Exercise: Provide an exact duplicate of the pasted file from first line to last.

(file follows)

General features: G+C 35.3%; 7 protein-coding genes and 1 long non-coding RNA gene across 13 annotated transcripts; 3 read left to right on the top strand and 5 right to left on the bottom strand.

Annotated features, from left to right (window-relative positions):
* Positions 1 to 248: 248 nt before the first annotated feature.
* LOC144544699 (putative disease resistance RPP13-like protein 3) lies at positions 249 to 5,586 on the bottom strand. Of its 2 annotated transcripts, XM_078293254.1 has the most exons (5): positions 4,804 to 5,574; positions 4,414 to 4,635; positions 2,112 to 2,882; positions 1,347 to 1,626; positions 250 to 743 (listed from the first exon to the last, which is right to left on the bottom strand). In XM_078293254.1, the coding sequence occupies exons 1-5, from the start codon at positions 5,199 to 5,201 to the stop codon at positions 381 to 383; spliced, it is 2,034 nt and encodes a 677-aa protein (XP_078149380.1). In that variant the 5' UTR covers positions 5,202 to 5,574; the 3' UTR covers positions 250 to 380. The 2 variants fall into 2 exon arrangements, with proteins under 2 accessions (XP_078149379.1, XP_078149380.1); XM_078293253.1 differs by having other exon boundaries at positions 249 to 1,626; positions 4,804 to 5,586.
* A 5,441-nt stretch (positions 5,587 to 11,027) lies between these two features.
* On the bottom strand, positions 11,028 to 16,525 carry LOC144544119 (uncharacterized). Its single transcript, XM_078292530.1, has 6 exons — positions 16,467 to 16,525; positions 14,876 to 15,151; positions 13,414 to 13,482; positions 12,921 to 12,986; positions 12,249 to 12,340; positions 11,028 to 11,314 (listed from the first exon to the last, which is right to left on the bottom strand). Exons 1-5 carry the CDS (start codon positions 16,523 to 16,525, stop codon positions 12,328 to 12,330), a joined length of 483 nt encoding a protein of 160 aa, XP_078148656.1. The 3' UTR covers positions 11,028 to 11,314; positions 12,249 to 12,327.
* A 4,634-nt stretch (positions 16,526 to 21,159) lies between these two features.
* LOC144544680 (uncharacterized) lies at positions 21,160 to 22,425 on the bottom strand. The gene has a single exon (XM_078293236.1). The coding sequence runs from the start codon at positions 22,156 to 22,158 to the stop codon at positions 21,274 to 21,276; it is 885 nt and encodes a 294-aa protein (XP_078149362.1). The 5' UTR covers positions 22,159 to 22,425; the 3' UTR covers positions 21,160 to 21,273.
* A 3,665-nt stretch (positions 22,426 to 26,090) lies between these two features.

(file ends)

General features: G+C 35.3%; 7 protein-coding genes and 1 long non-coding RNA gene across 13 annotated transcripts; 3 read left to right on the top strand and 5 right to left on the bottom strand.

Annotated features, from left to right (window-relative positions):
* Positions 1 to 248: 248 nt before the first annotated feature.
* LOC144544699 (putative disease resistance RPP13-like protein 3) lies at positions 249 to 5,586 on the bottom strand. Of its 2 annotated transcripts, XM_078293254.1 has the most exons (5): positions 4,804 to 5,574; positions 4,414 to 4,635; positions 2,112 to 2,882; positions 1,347 to 1,626; positions 250 to 743 (listed from the first exon to the last, which is right to left on the bottom strand). In XM_078293254.1, the coding sequence occupies exons 1-5, from the start codon at positions 5,199 to 5,201 to the stop codon at positions 381 to 383; spliced, it is 2,034 nt and encodes a 677-aa protein (XP_078149380.1). In that variant the 5' UTR covers positions 5,202 to 5,574; the 3' UTR covers positions 250 to 380. The 2 variants fall into 2 exon arrangements, with proteins under 2 accessions (XP_078149379.1, XP_078149380.1); XM_078293253.1 differs by having other exon boundaries at positions 249 to 1,626; positions 4,804 to 5,586.
* A 5,441-nt stretch (positions 5,587 to 11,027) lies between these two features.
* On the bottom strand, positions 11,028 to 16,525 carry LOC144544119 (uncharacterized). Its single transcript, XM_078292530.1, has 6 exons — positions 16,467 to 16,525; positions 14,876 to 15,151; positions 13,414 to 13,482; positions 12,921 to 12,986; positions 12,249 to 12,340; positions 11,028 to 11,314 (listed from the first exon to the last, which is right to left on the bottom strand). Exons 1-5 carry the CDS (start codon positions 16,523 to 16,525, stop codon positions 12,328 to 12,330), a joined length of 483 nt encoding a protein of 160 aa, XP_078148656.1. The 3' UTR covers positions 11,028 to 11,314; positions 12,249 to 12,327.
* A 4,634-nt stretch (positions 16,526 to 21,159) lies between these two features.
* LOC144544680 (uncharacterized) lies at positions 21,160 to 22,425 on the bottom strand. The gene has a single exon (XM_078293236.1). The coding sequence runs from the start codon at positions 22,156 to 22,158 to the stop codon at positions 21,274 to 21,276; it is 885 nt and encodes a 294-aa protein (XP_078149362.1). The 5' UTR covers positions 22,159 to 22,425; the 3' UTR covers positions 21,160 to 21,273.
* A 3,665-nt stretch (positions 22,426 to 26,090) lies between these two features.